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Brookline TAB
Brookline, Massachusetts

What Would King Say Today?

Dennis Fox

Januay 17, 2002


"You mean you need my help to write your column!?!" Her eyes widened.

I reminded her about the impending school holiday: "I need your help to tell me what kids in Brookline learn these days about Martin Luther King, Jr."

"Well." She was ready. "Martin Luther King wanted whites to get along with blacks. I'm glad, because I have a friend who's black. I'm happy that Martin Luther King helped make whites and blacks friends, because I think if Martin Luther King hadn't been born we couldn't be friends."

"So you really think if it wasn't for King the two of you wouldn't be friends?"

She pondered. "We could still be friends, but we'd have to do it in secret!"

It turns out my loyal daughter also knows about King's assassination, even that he spent time in jail. Her teachers have her off to a good start.

Of course, third-grade history remains somewhat sanitized. Future teachers will add depth.

She'll learn about slavery and Jim Crow, the legally required racial separation that ended only in 1954. That's the olden days to kids today and even to many parents, but not to all of us. In Fifties Brooklyn I was in overwhelmingly white classes in a school overwhelmingly African American and Puerto Rican. The Supreme Court's firm Southward gaze left Northern segregation untouched.

If my daughter has able teachers with critical minds -- a good bet in Brookline - - she'll study King's transition from reluctant activist to proponent of civil disobedience. King's law-breaking worried other civil rights leaders wary of pushing white society too far, too fast. Yet it was the televised images of protestors resisting authority and breaking the law -- facing arrest, beatings, dogs, and death -- that finally garnered public support for civil rights.

I hope my daughter's teachers bring history up to date, challenging her to grapple with the still-lingering effects of government-enforced oppression. Will she come to realize, as did King in the period before his death, that although equality under law is necessary, it's not nearly sufficient to democratize a society distorted by political and economic inequality?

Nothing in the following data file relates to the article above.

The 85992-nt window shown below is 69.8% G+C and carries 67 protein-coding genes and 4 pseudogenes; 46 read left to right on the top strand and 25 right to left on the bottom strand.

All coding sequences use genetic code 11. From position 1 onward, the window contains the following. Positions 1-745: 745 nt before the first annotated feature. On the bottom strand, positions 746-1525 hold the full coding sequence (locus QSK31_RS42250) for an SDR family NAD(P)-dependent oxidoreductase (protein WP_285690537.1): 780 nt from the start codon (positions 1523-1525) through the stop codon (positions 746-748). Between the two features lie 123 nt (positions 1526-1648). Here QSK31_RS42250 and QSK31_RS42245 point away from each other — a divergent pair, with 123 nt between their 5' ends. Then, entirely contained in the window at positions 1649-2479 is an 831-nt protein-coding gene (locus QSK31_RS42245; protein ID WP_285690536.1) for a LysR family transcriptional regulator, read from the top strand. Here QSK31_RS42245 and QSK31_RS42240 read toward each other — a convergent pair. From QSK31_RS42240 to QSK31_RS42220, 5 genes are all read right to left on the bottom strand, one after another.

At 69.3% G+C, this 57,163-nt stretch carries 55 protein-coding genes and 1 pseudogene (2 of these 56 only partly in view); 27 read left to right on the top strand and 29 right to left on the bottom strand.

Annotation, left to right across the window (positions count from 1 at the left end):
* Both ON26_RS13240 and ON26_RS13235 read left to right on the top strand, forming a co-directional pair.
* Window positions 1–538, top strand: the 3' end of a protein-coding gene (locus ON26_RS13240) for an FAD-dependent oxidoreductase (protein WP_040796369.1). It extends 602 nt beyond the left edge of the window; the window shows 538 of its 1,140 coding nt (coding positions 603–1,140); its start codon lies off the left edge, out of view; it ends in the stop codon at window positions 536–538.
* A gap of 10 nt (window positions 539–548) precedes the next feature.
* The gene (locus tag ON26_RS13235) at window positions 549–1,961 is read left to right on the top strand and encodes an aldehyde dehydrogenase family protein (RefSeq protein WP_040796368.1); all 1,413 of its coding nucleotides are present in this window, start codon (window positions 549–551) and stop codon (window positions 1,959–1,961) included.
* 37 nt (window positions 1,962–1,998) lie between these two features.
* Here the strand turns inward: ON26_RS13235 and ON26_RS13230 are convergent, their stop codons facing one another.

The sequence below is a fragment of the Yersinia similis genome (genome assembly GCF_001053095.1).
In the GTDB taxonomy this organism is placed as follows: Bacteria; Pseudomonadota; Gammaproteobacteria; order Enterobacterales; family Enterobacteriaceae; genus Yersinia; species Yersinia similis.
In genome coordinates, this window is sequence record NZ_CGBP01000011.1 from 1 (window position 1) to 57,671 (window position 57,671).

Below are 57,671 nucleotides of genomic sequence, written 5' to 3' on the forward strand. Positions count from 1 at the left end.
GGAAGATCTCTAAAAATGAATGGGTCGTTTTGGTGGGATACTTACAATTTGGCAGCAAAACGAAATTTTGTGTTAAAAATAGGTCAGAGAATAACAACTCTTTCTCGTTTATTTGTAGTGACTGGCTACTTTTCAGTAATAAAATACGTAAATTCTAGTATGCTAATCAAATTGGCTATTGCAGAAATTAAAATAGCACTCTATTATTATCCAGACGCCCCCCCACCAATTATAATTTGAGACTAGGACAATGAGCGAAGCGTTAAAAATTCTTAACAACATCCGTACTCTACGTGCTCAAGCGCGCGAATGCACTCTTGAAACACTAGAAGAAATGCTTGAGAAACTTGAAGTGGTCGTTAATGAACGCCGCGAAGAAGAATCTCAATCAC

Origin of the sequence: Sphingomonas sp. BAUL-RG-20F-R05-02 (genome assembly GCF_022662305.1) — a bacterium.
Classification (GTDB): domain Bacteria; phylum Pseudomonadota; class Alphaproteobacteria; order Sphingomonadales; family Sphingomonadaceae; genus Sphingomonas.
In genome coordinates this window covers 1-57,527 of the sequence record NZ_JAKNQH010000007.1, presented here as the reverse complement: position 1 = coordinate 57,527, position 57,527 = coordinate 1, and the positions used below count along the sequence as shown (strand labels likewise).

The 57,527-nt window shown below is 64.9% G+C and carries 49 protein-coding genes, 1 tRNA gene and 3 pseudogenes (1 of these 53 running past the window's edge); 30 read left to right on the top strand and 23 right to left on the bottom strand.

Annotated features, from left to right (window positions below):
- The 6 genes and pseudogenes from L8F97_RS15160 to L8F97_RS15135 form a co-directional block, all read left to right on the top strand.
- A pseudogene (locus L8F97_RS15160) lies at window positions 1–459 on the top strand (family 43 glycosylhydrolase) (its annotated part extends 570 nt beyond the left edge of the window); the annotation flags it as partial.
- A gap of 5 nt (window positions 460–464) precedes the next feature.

Linking issues as his dream expanded beyond liberalism into more encompassing radical terrain, King also condemned as racist the war in Vietnam. In response, the FBI escalated its methodical long-time effort to end his influence, in keeping with one of its core founding missions: preventing African American leaders from galvanizing an oppressed class of people. I wonder if my daughter will learn about this.

I also wonder if she'll be swayed by those who reject calls for meaningful reparations and full equality on the simplistic grounds that racism's legal evils have dissolved into dust, King's mission accomplished.

Or will she be distressed, instead, by the realization that so many of her black classmates must take a bus everyday from Boston to Brookline, simply to get a decent education?

Right now she just thinks her friend is lucky to attend school so far from the neighborhood we drove through last summer on the way to the other girl's birthday party. But someday she may wonder what King would say about disparities in school quality, housing and health care, safety and wealth. Will she understand, as King did, that equality under law -- a concept conservatives now use to defeat the very goals King sought -- is less important than equality in life?

Much has improved since Martin Luther King, Jr. Beyond her friends across the color line, my daughter's had African American teachers and administrators, an experience denied me when I was a child. More than a generation removed from widespread efforts to eradicate not just the racism around us but the stereotypes within, the fact that she has biracial cousins is, to her, unremarkable.

Still, prejudice and institutionalized racism persist, inconsistently challenged by the go-slow, disparity-tolerant liberalism that King railed against. Yet if Brookline's schools do their job, my daughter won't shrug off injustice as beyond her control, a mere artifact of history. Like King, she'll want to persevere until equality is achieved not just in law, but in fact.

Note: this version may differ from the published version.

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